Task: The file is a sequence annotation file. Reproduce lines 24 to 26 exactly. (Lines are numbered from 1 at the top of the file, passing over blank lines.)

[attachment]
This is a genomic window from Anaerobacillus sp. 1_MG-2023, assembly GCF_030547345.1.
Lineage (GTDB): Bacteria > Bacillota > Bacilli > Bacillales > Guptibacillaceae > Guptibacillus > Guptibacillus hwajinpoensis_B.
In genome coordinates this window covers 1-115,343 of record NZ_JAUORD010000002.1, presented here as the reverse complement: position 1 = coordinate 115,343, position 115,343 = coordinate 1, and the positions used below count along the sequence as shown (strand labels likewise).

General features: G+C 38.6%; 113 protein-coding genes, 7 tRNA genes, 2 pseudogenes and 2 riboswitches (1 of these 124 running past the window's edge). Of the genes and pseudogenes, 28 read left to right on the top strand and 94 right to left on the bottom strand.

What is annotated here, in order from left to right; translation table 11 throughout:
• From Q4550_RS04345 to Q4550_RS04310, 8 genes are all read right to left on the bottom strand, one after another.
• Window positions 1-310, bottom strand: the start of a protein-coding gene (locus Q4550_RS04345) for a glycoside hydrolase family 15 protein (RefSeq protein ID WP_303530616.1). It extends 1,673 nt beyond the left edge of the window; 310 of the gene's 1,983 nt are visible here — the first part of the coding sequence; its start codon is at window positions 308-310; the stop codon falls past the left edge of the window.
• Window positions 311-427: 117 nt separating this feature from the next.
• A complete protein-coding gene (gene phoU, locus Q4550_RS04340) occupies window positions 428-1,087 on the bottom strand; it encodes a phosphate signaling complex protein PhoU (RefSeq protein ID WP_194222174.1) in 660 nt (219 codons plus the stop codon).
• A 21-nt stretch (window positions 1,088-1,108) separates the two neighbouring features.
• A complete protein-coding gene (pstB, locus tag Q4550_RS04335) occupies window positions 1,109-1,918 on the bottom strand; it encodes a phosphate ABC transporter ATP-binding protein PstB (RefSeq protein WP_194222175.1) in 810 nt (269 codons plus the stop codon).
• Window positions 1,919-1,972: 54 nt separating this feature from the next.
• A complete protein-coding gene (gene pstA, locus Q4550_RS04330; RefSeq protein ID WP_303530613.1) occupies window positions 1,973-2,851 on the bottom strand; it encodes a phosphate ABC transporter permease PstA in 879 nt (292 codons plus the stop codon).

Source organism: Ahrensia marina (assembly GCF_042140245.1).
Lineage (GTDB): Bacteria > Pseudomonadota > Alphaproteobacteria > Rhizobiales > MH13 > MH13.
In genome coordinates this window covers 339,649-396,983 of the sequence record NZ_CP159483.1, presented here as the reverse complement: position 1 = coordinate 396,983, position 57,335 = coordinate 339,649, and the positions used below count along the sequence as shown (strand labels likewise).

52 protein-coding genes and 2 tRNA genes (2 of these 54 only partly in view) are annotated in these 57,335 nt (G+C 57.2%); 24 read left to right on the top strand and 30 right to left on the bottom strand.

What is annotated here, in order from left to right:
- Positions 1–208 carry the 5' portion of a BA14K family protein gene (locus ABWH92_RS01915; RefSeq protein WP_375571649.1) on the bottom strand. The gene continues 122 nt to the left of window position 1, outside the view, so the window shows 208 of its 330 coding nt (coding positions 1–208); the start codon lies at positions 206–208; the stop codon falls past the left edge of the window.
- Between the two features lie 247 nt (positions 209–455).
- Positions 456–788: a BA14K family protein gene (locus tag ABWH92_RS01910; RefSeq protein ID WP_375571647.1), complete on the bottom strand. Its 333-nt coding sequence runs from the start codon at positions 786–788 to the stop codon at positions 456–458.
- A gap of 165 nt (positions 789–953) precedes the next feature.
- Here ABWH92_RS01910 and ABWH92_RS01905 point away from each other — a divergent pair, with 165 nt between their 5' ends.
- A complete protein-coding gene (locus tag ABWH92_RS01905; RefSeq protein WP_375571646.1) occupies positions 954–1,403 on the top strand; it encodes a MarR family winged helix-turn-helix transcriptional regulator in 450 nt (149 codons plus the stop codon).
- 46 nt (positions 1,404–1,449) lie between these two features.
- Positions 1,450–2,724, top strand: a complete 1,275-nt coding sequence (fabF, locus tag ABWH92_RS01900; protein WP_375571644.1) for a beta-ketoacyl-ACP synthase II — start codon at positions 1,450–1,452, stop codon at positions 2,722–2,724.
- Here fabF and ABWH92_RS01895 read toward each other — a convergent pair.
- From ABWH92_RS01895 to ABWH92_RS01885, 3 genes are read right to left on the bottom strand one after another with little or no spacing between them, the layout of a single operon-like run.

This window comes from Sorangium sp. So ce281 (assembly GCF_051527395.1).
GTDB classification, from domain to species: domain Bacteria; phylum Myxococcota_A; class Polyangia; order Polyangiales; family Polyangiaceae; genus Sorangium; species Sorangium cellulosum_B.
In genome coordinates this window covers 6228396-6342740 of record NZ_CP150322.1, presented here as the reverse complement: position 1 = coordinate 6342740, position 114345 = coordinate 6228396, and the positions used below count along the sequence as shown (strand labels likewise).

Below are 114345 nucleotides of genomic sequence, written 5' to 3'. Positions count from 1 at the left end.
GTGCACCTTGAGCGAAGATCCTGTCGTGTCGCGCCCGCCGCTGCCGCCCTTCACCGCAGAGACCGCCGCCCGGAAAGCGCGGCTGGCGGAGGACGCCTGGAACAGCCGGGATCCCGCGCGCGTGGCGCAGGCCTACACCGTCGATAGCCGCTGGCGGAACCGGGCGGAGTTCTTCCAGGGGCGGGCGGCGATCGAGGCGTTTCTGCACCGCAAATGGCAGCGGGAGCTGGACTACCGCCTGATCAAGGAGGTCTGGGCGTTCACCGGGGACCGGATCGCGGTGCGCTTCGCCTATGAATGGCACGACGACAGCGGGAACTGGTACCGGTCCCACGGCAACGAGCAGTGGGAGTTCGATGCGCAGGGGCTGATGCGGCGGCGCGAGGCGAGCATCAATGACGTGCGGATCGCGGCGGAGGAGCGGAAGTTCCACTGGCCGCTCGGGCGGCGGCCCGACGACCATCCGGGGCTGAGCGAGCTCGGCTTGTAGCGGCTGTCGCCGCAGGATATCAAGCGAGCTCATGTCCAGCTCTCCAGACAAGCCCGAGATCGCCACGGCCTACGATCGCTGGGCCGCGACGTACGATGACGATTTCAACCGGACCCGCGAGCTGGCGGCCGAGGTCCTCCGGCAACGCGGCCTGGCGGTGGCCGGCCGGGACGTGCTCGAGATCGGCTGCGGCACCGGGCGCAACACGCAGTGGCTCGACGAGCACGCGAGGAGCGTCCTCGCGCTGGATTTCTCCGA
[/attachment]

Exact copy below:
- A complete protein-coding gene (locus tag ABWH92_RS01905; RefSeq protein WP_375571646.1) occupies positions 954–1,403 on the top strand; it encodes a MarR family winged helix-turn-helix transcriptional regulator in 450 nt (149 codons plus the stop codon).
- 46 nt (positions 1,404–1,449) lie between these two features.
- Positions 1,450–2,724, top strand: a complete 1,275-nt coding sequence (fabF, locus tag ABWH92_RS01900; protein WP_375571644.1) for a beta-ketoacyl-ACP synthase II — start codon at positions 1,450–1,452, stop codon at positions 2,722–2,724.